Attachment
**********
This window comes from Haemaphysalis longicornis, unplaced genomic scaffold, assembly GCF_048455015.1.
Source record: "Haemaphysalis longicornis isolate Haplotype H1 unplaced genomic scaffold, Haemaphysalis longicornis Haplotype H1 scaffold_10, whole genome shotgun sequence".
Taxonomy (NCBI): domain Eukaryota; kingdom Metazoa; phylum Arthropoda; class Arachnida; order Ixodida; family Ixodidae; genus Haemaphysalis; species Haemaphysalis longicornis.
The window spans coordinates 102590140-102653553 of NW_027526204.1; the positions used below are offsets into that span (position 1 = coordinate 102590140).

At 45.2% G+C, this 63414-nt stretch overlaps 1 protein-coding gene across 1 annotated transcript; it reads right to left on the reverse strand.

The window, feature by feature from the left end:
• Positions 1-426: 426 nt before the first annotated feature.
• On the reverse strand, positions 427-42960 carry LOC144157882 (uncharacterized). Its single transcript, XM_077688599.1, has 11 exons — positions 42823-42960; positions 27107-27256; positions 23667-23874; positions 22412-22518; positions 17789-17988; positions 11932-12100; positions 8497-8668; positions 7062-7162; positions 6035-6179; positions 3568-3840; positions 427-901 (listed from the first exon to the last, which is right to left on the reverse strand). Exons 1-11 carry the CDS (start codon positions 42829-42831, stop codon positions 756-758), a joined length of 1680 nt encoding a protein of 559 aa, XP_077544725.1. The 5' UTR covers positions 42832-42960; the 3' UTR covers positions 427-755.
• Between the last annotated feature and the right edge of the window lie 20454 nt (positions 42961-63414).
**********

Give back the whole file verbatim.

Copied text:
This window comes from Haemaphysalis longicornis, unplaced genomic scaffold, assembly GCF_048455015.1.
Source record: "Haemaphysalis longicornis isolate Haplotype H1 unplaced genomic scaffold, Haemaphysalis longicornis Haplotype H1 scaffold_10, whole genome shotgun sequence".
Taxonomy (NCBI): domain Eukaryota; kingdom Metazoa; phylum Arthropoda; class Arachnida; order Ixodida; family Ixodidae; genus Haemaphysalis; species Haemaphysalis longicornis.
The window spans coordinates 102590140-102653553 of NW_027526204.1; the positions used below are offsets into that span (position 1 = coordinate 102590140).

At 45.2% G+C, this 63414-nt stretch overlaps 1 protein-coding gene across 1 annotated transcript; it reads right to left on the reverse strand.

The window, feature by feature from the left end:
• Positions 1-426: 426 nt before the first annotated feature.
• On the reverse strand, positions 427-42960 carry LOC144157882 (uncharacterized). Its single transcript, XM_077688599.1, has 11 exons — positions 42823-42960; positions 27107-27256; positions 23667-23874; positions 22412-22518; positions 17789-17988; positions 11932-12100; positions 8497-8668; positions 7062-7162; positions 6035-6179; positions 3568-3840; positions 427-901 (listed from the first exon to the last, which is right to left on the reverse strand). Exons 1-11 carry the CDS (start codon positions 42829-42831, stop codon positions 756-758), a joined length of 1680 nt encoding a protein of 559 aa, XP_077544725.1. The 5' UTR covers positions 42832-42960; the 3' UTR covers positions 427-755.
• Between the last annotated feature and the right edge of the window lie 20454 nt (positions 42961-63414).